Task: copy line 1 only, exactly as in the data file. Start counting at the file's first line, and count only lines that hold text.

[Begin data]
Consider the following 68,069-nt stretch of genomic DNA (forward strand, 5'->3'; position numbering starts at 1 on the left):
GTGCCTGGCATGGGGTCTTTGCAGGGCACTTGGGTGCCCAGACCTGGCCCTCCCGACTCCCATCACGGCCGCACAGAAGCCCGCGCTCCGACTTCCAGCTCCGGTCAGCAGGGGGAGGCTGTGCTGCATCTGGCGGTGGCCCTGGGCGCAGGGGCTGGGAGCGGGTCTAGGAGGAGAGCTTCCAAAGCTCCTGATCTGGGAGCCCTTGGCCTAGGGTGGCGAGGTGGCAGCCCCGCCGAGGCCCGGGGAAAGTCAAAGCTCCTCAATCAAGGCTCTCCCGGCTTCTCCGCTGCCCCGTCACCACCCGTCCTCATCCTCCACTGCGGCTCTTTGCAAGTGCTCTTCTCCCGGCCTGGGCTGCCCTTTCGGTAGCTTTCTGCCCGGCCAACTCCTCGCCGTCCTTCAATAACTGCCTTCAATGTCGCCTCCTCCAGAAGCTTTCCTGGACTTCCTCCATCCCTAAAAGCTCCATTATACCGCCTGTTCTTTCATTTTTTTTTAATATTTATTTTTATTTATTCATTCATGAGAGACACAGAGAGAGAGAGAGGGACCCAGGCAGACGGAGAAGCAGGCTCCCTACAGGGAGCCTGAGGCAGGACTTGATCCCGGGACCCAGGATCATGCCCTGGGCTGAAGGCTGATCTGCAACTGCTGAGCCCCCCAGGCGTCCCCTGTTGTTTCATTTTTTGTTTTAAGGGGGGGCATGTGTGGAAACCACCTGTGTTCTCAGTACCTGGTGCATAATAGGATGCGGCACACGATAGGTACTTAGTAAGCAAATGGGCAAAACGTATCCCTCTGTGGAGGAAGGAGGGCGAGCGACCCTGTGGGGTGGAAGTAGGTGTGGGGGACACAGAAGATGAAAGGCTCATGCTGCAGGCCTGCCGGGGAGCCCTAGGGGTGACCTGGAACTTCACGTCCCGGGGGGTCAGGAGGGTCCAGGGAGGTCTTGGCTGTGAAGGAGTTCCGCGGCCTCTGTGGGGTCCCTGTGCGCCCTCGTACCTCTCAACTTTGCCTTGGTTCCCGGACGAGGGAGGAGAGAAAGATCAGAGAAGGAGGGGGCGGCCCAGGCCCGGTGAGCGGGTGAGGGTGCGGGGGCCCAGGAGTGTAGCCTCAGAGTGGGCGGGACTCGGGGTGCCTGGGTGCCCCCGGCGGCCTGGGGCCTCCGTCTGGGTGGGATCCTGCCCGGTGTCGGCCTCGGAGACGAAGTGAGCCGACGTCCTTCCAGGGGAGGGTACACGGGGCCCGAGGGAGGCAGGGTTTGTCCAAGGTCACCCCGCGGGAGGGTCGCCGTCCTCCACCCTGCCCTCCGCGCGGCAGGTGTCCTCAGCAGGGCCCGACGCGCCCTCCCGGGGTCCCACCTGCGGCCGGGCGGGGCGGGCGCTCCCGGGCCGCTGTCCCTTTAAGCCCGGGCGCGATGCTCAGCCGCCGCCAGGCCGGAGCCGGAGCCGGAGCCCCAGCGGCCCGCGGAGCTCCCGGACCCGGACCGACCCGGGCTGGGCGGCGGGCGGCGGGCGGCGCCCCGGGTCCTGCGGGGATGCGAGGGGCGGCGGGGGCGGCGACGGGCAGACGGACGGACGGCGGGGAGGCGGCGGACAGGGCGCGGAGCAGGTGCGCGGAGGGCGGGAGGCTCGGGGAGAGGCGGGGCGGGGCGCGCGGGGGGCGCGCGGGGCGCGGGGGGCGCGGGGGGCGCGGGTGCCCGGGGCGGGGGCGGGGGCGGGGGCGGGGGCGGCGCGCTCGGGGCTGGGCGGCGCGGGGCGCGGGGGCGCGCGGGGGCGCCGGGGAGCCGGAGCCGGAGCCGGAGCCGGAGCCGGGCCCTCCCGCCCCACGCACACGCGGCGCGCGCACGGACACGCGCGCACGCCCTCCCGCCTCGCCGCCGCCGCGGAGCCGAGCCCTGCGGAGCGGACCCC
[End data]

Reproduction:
Consider the following 68,069-nt stretch of genomic DNA (forward strand, 5'->3'; position numbering starts at 1 on the left):